I want her to have a visceral understanding that she has life really good, and millions of people in the rest of the world have much tougher lives than she has. I want her to realize that this is due simply to the fact that she happened to be born in a part of the world where opportunity is plentiful. And therefore, I want her to find a way to use her own, unique gifts, whatever she discovers them to be, to help create opportunity for others. Because gifts are nothing if they're not given away.
All you need to be happy is within you. Many people seek happiness in food, drugs, alcohol, shopping, partying, sex … because they’re seeking external happiness. They don’t realize the tools for happiness aren’t outside them. They’re right inside you: mindfulness, gratitude, compassion, thoughtfulness, the ability to create and do something meaningful, even in a small way.
I wish this part of motherhood was more openly talked about. You hear about the sleepless nights, and wanting to pull your hair out, and the extra laundry, the weird issues you have with your new body....you hear about alll of that....that's the easy part, but no one really talks to you about the inner struggle that has nothing to do with your new baby, but with your new role, and more importantly, how you're reacting to it.
Ian then says quietly...he sees us with a little girl. I am surprised at this revelation. This is the first time he's admitted he has visualized someone too. I then loosen up and tell the worker about the girl I see, the girl I dream about. The worker smiles and makes a note of it, and I peek to see if she's checked a box that says "crazy." We are worried we won't be matched with the available waiting children, and we say again and again, we are open to any sex, any age, any ethnicity. We mean it. We want to be parents. We want to scream: we know there is a child out there that we could be good parents to. Just match us, dammit.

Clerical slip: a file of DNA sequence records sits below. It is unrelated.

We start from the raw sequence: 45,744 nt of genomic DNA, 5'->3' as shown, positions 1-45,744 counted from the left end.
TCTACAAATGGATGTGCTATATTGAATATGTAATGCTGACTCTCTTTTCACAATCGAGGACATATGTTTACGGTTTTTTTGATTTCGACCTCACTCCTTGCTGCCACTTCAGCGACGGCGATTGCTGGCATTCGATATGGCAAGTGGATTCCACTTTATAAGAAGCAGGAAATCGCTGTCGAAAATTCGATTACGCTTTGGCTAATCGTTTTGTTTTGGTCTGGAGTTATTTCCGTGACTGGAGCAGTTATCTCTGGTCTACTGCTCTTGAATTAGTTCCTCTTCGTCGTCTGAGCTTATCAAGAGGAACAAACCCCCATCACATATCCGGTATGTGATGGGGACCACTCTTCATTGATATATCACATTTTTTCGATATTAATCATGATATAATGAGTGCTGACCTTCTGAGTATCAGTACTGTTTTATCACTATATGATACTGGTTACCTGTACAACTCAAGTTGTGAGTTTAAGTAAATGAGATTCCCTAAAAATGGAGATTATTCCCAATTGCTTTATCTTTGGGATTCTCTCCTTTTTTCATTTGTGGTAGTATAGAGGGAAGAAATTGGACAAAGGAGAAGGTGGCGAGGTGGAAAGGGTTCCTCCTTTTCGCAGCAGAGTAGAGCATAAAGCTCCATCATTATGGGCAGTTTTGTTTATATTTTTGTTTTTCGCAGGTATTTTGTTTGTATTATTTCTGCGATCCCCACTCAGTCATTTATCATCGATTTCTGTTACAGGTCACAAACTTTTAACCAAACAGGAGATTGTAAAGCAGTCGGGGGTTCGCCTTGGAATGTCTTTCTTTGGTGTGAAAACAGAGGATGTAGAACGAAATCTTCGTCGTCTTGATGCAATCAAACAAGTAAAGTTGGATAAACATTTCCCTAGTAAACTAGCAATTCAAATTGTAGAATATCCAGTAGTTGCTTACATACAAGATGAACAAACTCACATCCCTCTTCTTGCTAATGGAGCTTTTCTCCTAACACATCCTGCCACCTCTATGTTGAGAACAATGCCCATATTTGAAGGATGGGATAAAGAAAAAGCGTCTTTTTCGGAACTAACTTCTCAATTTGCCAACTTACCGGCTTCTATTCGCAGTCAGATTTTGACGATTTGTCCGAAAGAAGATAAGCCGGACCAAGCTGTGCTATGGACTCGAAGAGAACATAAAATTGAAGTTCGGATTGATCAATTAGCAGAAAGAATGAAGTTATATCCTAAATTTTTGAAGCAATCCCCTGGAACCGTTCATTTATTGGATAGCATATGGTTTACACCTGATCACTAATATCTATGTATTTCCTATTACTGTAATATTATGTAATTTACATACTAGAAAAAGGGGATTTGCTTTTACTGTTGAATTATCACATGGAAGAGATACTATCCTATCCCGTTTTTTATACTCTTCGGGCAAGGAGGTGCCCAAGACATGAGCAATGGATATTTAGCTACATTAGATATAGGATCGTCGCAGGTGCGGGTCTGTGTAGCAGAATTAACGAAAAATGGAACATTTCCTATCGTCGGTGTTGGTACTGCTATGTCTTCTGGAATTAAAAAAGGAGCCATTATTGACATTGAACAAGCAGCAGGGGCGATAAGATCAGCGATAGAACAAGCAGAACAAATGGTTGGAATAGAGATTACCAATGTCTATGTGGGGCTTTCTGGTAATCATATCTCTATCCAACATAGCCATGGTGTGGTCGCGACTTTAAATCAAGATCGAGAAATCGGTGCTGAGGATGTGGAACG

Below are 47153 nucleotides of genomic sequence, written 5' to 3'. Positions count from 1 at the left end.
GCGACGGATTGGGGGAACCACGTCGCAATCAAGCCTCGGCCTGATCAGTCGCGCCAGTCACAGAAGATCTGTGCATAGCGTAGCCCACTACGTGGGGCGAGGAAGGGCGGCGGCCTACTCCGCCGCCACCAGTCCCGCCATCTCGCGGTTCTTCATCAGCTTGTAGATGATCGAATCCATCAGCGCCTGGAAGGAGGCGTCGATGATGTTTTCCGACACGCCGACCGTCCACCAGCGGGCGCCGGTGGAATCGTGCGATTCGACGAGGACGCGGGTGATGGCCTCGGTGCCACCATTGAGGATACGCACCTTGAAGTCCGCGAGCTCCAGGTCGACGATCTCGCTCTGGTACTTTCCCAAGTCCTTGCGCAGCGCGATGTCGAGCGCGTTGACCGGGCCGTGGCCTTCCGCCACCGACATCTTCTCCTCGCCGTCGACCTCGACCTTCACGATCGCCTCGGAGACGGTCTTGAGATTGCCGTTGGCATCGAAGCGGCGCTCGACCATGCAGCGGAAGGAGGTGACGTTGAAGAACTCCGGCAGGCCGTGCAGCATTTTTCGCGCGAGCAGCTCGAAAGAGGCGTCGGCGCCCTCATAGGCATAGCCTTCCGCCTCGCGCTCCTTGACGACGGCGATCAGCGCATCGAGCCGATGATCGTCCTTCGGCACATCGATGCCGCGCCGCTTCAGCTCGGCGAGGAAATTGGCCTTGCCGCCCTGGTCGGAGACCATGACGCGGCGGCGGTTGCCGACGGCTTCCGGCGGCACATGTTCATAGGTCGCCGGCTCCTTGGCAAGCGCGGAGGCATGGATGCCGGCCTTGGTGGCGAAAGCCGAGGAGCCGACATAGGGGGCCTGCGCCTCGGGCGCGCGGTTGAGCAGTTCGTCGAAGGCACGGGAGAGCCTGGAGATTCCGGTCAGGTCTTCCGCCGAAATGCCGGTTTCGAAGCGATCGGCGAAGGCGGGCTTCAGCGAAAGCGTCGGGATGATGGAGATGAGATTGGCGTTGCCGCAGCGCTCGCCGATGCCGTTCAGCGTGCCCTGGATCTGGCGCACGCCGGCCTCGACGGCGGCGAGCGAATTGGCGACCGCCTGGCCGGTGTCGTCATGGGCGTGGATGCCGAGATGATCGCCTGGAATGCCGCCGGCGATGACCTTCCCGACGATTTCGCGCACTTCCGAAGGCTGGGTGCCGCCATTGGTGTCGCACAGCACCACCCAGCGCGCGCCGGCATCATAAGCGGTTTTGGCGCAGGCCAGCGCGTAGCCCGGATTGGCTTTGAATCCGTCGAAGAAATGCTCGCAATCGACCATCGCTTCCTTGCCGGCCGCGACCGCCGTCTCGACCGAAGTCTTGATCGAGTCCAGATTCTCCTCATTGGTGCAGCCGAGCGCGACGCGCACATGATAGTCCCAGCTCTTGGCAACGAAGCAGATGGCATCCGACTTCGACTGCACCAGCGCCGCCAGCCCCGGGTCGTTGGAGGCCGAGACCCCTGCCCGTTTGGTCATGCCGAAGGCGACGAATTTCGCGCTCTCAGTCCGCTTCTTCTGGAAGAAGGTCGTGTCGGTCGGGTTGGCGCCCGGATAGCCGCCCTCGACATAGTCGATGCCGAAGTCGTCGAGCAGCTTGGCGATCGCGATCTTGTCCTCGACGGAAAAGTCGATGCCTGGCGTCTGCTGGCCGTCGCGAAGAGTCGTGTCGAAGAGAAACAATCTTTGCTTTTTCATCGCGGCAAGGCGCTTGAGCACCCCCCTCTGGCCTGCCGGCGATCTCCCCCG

One study showed infants who experienced persistent crying episodes were 10 times more likely to have ADHD as a child, along with poor school performance and antisocial behavior. The researchers concluded these findings may be due to the lack of responsive attitude of the parents toward their babies. Dr. Bruce Perry’s research at Baylor University may explain this finding. He found when chronic stress over-stimulates an infant’s brain stem (the part of the brain that controls adrenaline release), and the portions of the brain that thrive on physical and emotional input are neglected (such as when a baby is repeatedly left to cry alone), the child will grow up with an over-active adrenaline system. Such a child will display increased aggression, impulsivity, and violence later in life because the brainstem floods the body with adrenaline and other stress hormones at inappropriate and frequent times. (6)
For adoptive parents, structural openness may be out of our control. Our children may come to our families via closed adoption because the birth family members cannot be found, such as in many international adoptions. Or our children’s family of origins may not be safe for them, as in some foster-to-adopt situations. But communicative openness is always in our control. No matter how much or how little information we have, we can create openness in our attitudes towards our children’s stories.